Me and Hildegard of Bingen

Making contact across a gulf of time can be a deeply weird sensation. Abbess Hildegard of Bingen was a very religious lady who lived in, well, Bingen in the twelfth century, and specialized in mystic visions of the Celestial City. Like a tourist taking snapshots, she carefully sketched its glowing architecture – preserved for the ages as woodcuts in her books Scivias (circa 1180) and Liber divinorum operum, the Book of Divine Works.

I was introduced to Hildegard by Bob Shaw, the popular science fiction writer who died early in 1996. The first Shaw sf novel I read, long before meeting him, was his 1969 The Two-Timers, whose hero has what you might call visions of the Celestial City and – after lots of library research into past visionaries, including Hildegard and Blaise Pascal – develops his mystic insight into a method of time travel.

It turned out that Bob used this rather odd basis for traditional sf hand-waving about timeslips because, approximately twice a year, he used to see those visions of the Celestial City, and had researched them in the library. Cannibalizing interesting bits of autobiography is one of the things all writers do....

Here the page ripples and wavers to denote the passing of many years, during which I forgot all about Hildegard and The Two-Timers, until one day the Celestial City sneaked up behind me with a well-weighted cosh. It was one of those sessions when I'd been overdoing freelance writing a trifle – eight hours solid at the word processor, as emphatically not recommended by doctors – and paused for some chore like addressing an envelope. This proved difficult, because all of a sudden there was something shimmering and multicoloured between my eyes and the paper ... a kaleidoscopic light-show, rippling and growing to obscure the remnants of my ploughed-up field of vision.

It seemed an excellent time to panic. Had Alien Greys implanted radioactive devices in my eyes? Were orbital mind control lasers insidiously taking over my visual cortex? Or was it just a dose of perfectly ordinary hallucination, DTs or detached retina? None of these options seemed altogether encouraging.

What eventually stopped me gibbering with fear was the memory of Bob Shaw and Hildegard of Bingen ... and the realization that without recognizing it, I was seeing Hildegard's Celestial City. The flickering stained-glass blur had a jagged border, full of re-entrant angles, rather like a ground plan of old-style military fortifications. Someone in the eighteenth century had indeed named these images 'fortification figures': Dr John Fothergill, who attributed them to eating too much buttered toast for breakfast. Other names, usefully listed in Bob's novel, included teichopsia and scintillating scotoma ... that is, a (temporary) blind spot that seems lit-up rather than dark.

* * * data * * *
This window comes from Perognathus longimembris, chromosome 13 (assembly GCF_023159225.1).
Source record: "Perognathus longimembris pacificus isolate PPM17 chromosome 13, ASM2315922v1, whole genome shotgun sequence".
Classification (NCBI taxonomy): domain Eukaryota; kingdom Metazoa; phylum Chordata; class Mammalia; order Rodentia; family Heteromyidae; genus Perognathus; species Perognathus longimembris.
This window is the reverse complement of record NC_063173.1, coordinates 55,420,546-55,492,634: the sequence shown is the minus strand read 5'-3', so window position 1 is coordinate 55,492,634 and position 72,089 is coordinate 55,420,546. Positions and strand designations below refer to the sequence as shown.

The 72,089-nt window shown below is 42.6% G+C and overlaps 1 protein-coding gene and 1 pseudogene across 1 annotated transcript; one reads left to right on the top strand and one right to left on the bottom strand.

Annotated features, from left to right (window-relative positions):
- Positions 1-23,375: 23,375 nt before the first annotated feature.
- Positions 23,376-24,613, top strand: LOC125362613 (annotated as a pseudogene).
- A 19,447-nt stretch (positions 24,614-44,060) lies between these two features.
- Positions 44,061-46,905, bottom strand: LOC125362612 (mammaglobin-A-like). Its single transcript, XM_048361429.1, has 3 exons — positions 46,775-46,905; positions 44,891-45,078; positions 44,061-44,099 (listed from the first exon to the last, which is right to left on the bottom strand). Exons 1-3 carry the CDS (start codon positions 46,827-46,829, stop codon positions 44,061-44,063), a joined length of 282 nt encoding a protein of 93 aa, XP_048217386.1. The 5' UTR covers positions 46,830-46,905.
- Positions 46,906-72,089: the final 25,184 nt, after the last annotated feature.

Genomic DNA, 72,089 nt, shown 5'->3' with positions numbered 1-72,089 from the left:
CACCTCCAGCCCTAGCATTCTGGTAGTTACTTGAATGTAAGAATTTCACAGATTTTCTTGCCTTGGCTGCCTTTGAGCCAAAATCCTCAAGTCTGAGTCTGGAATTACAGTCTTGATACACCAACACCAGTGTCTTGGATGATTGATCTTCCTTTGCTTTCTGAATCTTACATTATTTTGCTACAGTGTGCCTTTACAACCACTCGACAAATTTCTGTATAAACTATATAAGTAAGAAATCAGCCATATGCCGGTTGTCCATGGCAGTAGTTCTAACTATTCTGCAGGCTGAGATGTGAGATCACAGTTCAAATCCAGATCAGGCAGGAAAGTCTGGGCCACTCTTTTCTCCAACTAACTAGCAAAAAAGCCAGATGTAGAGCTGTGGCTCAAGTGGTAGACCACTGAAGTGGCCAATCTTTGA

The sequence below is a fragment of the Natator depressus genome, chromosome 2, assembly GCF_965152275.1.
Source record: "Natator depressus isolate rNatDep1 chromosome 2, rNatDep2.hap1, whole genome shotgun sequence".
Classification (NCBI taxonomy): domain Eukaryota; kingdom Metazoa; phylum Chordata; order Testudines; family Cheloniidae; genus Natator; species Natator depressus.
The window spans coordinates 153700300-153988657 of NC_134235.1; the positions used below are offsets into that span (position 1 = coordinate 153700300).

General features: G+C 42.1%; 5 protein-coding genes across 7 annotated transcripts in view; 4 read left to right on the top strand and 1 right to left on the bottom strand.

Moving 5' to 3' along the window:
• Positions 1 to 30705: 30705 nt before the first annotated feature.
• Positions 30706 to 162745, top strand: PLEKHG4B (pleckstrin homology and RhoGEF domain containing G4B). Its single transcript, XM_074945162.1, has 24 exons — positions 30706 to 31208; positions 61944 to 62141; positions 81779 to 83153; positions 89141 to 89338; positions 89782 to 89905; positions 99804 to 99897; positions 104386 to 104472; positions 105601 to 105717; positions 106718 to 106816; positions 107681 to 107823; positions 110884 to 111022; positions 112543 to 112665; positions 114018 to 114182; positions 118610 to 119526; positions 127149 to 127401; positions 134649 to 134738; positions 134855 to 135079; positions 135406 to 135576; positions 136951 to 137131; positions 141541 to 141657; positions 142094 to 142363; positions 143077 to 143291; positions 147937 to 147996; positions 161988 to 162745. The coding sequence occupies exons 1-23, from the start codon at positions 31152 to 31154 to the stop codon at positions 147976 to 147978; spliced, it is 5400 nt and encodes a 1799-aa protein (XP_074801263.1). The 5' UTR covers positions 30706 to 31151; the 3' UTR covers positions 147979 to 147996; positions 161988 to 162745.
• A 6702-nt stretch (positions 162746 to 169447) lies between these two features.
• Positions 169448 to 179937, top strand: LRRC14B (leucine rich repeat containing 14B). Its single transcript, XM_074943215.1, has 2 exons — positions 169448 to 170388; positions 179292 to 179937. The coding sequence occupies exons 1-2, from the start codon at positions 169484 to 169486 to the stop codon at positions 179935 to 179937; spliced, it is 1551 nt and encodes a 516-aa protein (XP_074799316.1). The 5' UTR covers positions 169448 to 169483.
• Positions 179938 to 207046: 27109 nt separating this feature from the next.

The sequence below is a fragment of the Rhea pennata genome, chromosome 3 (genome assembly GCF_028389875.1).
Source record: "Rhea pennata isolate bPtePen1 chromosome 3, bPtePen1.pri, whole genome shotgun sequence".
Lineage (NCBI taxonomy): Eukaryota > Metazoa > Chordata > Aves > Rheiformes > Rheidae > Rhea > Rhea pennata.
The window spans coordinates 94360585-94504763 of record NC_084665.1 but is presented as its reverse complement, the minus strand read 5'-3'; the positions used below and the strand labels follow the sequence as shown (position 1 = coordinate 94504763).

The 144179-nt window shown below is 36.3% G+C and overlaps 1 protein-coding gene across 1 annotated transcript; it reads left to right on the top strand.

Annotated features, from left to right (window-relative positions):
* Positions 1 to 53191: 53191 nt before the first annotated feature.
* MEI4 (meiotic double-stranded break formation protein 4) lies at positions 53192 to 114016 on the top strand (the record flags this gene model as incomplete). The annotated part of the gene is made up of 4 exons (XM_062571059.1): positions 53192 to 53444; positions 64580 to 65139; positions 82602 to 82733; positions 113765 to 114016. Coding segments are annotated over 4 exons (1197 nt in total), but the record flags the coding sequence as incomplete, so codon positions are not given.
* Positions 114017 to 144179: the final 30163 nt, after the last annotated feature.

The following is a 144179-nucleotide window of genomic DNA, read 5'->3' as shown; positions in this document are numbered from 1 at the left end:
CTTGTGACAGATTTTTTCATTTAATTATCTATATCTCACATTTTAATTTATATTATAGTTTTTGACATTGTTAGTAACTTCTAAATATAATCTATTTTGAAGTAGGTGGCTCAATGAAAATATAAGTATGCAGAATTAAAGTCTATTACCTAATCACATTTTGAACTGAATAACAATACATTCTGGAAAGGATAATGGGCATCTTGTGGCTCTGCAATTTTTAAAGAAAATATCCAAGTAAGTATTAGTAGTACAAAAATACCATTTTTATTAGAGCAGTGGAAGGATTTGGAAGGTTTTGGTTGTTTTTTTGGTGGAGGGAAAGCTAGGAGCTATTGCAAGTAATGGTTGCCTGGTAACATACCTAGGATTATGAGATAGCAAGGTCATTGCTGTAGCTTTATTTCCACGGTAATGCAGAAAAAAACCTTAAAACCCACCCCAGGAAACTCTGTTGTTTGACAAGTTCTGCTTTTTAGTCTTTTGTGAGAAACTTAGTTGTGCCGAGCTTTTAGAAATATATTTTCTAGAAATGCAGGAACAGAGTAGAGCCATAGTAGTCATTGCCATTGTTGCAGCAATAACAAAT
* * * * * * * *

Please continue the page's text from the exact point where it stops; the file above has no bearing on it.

In fact, what Bob and Hildegard had had all their lives and I'd just met for the first time was hemicrania sine dolore, the posh way of saying a half-head headache without the actual headache – or, to put it less obscurely, classical migraine lacking the usual pain and nausea. Instead, there's often a feeling of intense oddness ... like jamais vu, the sense of never having been here before, even when 'here' is a familiar place.

Hildegard religiously assembled her pictures of the fortified Celestial City from fragments of these glittering visions. She drew other apocalyptic images based on what modern medics can identify as known variations on the hemicrania sine dolore light-show: for example, a sinister shower of black stars or negative scotomas. Some of the most telling of the resulting woodcuts are reproduced in Oliver Sacks's Migraine and The Man Who Mistook His Wife for a Hat.

It is, of course, incumbent on Forteans to be distrustful of brisk scientific explaining-away – though 'migraine' isn't a full explanation, since the root causes remain obscure. (A Doctor Writes: 'Er, it's vascular, innit?') The curious thing about Hildegard's visions is that instead of the usual nausea and pain, or the peculiar disorientation I get myself, she enjoyed waves of rapturous, religious ecstasy. Devout Christians would presumably think it entirely reasonable that God should use the mechanisms of migraine to enlighten Hildegard. Others might see the lesson as being that plenty of internal effects can mess with one's head, before considering weird new external phenomena.

Myself, I confess to severe panic when my own 'rational' view of the world was jolted by the arrival of those marching coloured lights. Good old Bob Shaw and Abbess Hildegard provided a soothing explanation, and I'm eternally grateful. Now the visual disturbances are practically old friends, even if my encyclopedia does insultingly claim that: 'migraine aura without headache occurs mostly in elderly persons.' Elderly? Elderly? What do these ignorant doctors know?